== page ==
About Us


We are a boutique civil litigation and transactional law firm with offices in Arizona, California, and Utah. While we do many things well, one area of practice in which we thrive is appellate work.

Attorney Stephen Biggs, who works out of our Arizona office and is the primary author of this blog, is a young but experienced appellate lawyer. He handles appeals in state and federal court, both in and outside of Arizona. Among other recent appellate cases he has handled, Stephen briefed and argued two cases before the Arizona Supreme Court in 2016–a court that has historically accepted and decided fewer than 40 cases each year.

Our Appellate Services

justitia-421805_1920We offer several types of appellate services at Smith LC. The primary appellate service we offer is prosecuting and defending civil, criminal, probate, and family law appeals as sole or lead appellate counsel. On multiple occasions, trial attorneys or their clients have trusted Smith LC’s lawyers to handle their appeals even though we did not serve as counsel in the trial court. Because several of our attorneys are seasoned trial lawyers, we understand that trials and appeals require different lawyering skills. We are available to handle appeals for trial attorneys who want to focus on doing what they do best: trying cases.

We are also available to act as co-counsel for those trial attorneys who wish to take the lead in an appeal but desire to associate an experienced appellate attorney to help navigate the procedural particularities of the appellate system and lend a hand with issue framing, brief writing, appellate motion practice, petitions for review, oral argument preparation, and oral argument presentation.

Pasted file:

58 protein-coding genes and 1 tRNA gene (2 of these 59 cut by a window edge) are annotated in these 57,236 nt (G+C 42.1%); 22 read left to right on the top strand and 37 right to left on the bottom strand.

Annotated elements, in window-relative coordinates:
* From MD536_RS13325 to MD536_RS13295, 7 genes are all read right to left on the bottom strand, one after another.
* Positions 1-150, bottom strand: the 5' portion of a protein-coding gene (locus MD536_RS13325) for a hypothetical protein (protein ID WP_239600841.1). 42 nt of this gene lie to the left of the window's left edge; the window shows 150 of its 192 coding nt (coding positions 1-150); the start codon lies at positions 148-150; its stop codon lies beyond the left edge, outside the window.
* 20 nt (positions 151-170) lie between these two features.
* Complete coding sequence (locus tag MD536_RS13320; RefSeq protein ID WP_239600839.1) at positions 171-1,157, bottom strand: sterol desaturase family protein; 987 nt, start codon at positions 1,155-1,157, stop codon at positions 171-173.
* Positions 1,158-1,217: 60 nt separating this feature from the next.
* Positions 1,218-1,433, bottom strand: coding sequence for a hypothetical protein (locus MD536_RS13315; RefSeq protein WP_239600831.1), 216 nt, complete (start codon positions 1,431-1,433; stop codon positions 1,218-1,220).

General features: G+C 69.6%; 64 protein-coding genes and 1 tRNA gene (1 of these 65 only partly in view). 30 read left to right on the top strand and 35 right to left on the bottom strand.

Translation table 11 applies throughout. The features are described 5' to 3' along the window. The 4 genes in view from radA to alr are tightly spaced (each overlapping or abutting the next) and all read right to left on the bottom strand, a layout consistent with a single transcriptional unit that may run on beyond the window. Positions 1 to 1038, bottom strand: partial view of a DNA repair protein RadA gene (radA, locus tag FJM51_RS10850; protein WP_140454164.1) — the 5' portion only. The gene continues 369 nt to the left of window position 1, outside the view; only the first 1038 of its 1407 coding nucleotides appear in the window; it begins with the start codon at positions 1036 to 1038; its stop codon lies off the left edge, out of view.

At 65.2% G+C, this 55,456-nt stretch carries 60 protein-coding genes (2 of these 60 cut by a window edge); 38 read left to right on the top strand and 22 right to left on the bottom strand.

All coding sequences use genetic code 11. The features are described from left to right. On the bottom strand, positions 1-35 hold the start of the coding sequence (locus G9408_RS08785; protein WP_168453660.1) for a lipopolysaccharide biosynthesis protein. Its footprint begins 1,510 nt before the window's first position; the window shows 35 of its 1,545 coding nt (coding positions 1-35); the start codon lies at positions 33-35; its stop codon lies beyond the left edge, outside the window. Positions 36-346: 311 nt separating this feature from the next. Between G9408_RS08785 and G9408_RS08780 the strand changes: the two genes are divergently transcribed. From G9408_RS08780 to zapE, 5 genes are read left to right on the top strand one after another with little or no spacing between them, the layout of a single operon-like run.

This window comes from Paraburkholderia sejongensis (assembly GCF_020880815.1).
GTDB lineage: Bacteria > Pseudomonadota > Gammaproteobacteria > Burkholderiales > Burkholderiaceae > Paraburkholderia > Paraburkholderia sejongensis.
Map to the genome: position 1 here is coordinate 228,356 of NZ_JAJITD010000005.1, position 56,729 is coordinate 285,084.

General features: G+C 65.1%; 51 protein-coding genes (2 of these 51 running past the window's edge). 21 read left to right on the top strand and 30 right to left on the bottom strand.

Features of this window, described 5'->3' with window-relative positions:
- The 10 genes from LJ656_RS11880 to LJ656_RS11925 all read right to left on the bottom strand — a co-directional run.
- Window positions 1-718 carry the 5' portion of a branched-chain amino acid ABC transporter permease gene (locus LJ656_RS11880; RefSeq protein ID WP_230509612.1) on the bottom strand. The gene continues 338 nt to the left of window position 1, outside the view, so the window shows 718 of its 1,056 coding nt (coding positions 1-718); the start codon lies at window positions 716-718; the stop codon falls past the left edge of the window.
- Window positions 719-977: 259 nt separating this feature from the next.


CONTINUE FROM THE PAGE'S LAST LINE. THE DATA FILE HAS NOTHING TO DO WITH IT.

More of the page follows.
Many appellate cases turn on whether an issue was properly preserved in the trial court. For this reason, in some cases it makes sense for a trial attorney to associate an appellate attorney before the case is even tried. We are available to serve as co-counsel in the trial court to assist trial attorneys in identifying issues that may need to be preserved for a potential appeal and then creating an adequate record to preserve those issues in the event an appeal becomes necessary later on down the road.

Some issues are not automatically eligible for immediate or direct review by an appellate court, but may–at the option of the appellate or trial court–be reviewed before there is an absolute right to an appeal if the appropriate court can be convinced of the necessity or expediency of deciding the issue sooner rather than later. These “interlocutory appeals,” usually pursued in Arizona through a process known as a “special action,” are a special species of appellate cases that benefit from the skill of an attorney experienced in this particular area of the law. Our lawyers understand how to handle special actions and other types of interlocutory appeals, and we are available to ease the burden on trial attorneys who wish to keep their focus on the proceedings in the trial court or want the assistance of someone who knows how to navigate the interlocutory appellate process.

An adverse result in an intermediate court of appeals is not always the end of the road. Sometimes an appellate case presents an issue that has not previously been decided in the state or jurisdiction where the court of appeals sits. Other times, a court of appeals renders a decision that is in conflict with a prior decision by the same court or a higher appellate court in that state or jurisdiction. And sometimes a published decision of a court of appeals creates bad law that needs to be corrected by a state supreme court or the United States Supreme Court. Our attorneys are equipped with the knowledge, skill, and experience to assist trial attorneys and clients in evaluating whether it makes sense to petition a state supreme court or the United States Supreme Court to accept discretionary review of a case. And if that evaluation results in a decision to move forward with a petition seeking review, our lawyers also possess the knowledge, skill, and experience to write a persuasive petition for review and, if review is granted, brief and argue the case before a supreme court.